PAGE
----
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I'm aware that database sharding is splitting up of datasets horizontally into various database instances, whereas database partitioning uses one single instance.

In Database Sharding, what if one of the database crashes? we would lose that part of the data completely. We won't be able to read or write on it. I'm assuming we are keeping a replica of all the databases we have shared? Is there any better approach? That would be too expensive, I believe if we have many database instances.

In Database partition, we could create a replica of the main database (that would be just one replica) since data partition splits dataset in the same database.

One last question would be, why would we go for a master-slave approach? Do the slaves have complete data or are the data partitioned among the slaves? I believe that the Master database has complete data, but I'm not sure about the slaves? If the slaves have different data partitioned, let's say, how would the fault tolerance. Would it just read from the Master database then?

I know these are a lot of questions. Could you please help me? I am interested in this and that's why I have so many questions, which I am not able to grasp.

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Sharding is for write scaling. And, yes, each shard has part of the data. (It might have part of the biggest table. Meanwhile, smaller tables might be manually kept in sync across the shards. Or you might have other servers for other things.)

Replication (Master(s) + Replica(s)) has a complete copy of the data on each server. One Master + one Replica provides some degree of HA, but the "failover" is likely to be manual.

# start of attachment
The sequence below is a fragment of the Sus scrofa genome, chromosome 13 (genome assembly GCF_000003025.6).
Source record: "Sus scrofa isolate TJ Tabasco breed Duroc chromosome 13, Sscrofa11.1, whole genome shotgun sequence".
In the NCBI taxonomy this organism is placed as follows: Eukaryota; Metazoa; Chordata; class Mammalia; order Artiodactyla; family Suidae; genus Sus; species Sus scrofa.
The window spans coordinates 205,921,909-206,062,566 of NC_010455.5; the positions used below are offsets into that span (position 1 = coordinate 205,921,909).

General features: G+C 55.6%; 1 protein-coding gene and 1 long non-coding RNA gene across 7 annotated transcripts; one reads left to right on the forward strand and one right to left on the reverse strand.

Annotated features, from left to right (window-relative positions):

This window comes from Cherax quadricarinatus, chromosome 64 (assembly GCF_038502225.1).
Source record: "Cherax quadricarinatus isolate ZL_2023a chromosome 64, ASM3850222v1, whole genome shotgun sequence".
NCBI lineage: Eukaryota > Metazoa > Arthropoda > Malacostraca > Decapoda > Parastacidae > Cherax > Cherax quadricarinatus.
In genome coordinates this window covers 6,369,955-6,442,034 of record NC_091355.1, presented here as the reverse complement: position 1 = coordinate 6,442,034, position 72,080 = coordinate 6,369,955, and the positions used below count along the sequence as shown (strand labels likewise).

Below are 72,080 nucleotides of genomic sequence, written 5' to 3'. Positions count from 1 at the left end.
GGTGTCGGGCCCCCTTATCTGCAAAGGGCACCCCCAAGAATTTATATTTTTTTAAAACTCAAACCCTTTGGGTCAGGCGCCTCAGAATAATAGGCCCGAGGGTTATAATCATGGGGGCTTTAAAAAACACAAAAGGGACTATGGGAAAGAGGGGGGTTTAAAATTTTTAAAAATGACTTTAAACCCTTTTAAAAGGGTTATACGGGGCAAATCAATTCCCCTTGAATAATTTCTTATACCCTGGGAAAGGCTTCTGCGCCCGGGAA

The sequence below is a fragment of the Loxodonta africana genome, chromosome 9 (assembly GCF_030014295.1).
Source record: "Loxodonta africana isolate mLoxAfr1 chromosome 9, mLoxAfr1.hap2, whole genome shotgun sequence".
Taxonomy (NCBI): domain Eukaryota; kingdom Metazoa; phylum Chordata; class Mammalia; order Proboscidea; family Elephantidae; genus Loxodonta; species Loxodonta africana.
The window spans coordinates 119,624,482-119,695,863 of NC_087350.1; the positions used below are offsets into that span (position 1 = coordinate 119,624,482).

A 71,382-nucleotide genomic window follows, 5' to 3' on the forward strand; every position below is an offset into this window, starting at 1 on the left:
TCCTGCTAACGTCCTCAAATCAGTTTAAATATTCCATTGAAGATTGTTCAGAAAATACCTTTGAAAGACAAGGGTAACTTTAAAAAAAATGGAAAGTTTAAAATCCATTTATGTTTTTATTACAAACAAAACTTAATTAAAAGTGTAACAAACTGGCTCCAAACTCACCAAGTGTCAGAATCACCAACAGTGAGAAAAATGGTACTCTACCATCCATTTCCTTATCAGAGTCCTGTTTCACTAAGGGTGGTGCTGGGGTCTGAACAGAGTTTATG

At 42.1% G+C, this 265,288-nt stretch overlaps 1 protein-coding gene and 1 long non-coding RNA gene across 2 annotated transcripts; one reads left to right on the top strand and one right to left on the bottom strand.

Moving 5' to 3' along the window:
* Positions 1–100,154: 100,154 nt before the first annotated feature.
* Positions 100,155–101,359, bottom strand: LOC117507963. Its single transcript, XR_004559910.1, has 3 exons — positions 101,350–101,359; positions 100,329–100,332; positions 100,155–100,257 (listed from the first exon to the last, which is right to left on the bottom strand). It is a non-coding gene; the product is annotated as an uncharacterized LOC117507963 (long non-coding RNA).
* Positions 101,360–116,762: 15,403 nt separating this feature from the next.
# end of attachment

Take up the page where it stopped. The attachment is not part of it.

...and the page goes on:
Each shard could have a Replica for HA purposes. Or you could use a cluster (InnoDB Cluster or Galera) for each shard. That would give you a combination of read scaling, a little write scaling, and a lot of HA.

When using Master+Replica, all writes go to the Master. "Critical reads" need to go to the Master, too. Other reads can go to the Replica. Since you can have an arbitrary number of replicas, reads can scale "infinitely". (Booking.com had over 100 replicas a few years ago; I don't know how many today.)

A cluster has at least 3 nodes. It can be one Master and the rest as replicas, or it can be all Masters. With 3 (or more) they can vote on what to do if one machine goes dark. Then those in the majority continue running until you can fix the broken node.

Of course, if you put the Master and all its replicas (or all cluster nodes) in a single datacenter, you run the risk of a failure of all of them. (Yes, DCs do go down.)

PARTITIONing is rarely of any use. (I list 4 use cases here: http://mysql.rjweb.org/doc.php/partitionmaint )

(Please switch from the term "Slave" to "Replica".)

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